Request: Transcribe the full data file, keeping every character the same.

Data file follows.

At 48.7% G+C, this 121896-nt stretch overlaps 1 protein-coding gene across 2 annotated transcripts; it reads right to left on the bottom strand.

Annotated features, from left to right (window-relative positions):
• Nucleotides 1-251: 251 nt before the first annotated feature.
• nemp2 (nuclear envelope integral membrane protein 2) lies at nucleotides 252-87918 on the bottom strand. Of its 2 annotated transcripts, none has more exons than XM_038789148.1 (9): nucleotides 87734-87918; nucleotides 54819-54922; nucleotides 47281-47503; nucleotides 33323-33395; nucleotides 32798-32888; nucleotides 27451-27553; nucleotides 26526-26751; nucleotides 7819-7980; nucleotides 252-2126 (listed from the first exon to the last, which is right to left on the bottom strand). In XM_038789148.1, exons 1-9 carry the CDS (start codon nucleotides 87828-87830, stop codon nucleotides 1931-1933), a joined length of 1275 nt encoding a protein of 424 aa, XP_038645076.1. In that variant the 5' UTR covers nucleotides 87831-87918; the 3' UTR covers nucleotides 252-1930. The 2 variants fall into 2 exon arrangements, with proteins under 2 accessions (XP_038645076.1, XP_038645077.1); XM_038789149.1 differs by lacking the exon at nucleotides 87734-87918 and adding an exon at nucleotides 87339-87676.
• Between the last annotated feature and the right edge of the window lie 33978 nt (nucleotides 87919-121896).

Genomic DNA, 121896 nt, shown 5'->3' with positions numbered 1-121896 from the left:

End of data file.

At 48.7% G+C, this 121896-nt stretch overlaps 1 protein-coding gene across 2 annotated transcripts; it reads right to left on the bottom strand.

Annotated features, from left to right (window-relative positions):
• Nucleotides 1-251: 251 nt before the first annotated feature.
• nemp2 (nuclear envelope integral membrane protein 2) lies at nucleotides 252-87918 on the bottom strand. Of its 2 annotated transcripts, none has more exons than XM_038789148.1 (9): nucleotides 87734-87918; nucleotides 54819-54922; nucleotides 47281-47503; nucleotides 33323-33395; nucleotides 32798-32888; nucleotides 27451-27553; nucleotides 26526-26751; nucleotides 7819-7980; nucleotides 252-2126 (listed from the first exon to the last, which is right to left on the bottom strand). In XM_038789148.1, exons 1-9 carry the CDS (start codon nucleotides 87828-87830, stop codon nucleotides 1931-1933), a joined length of 1275 nt encoding a protein of 424 aa, XP_038645076.1. In that variant the 5' UTR covers nucleotides 87831-87918; the 3' UTR covers nucleotides 252-1930. The 2 variants fall into 2 exon arrangements, with proteins under 2 accessions (XP_038645076.1, XP_038645077.1); XM_038789149.1 differs by lacking the exon at nucleotides 87734-87918 and adding an exon at nucleotides 87339-87676.
• Between the last annotated feature and the right edge of the window lie 33978 nt (nucleotides 87919-121896).

Genomic DNA, 121896 nt, shown 5'->3' with positions numbered 1-121896 from the left: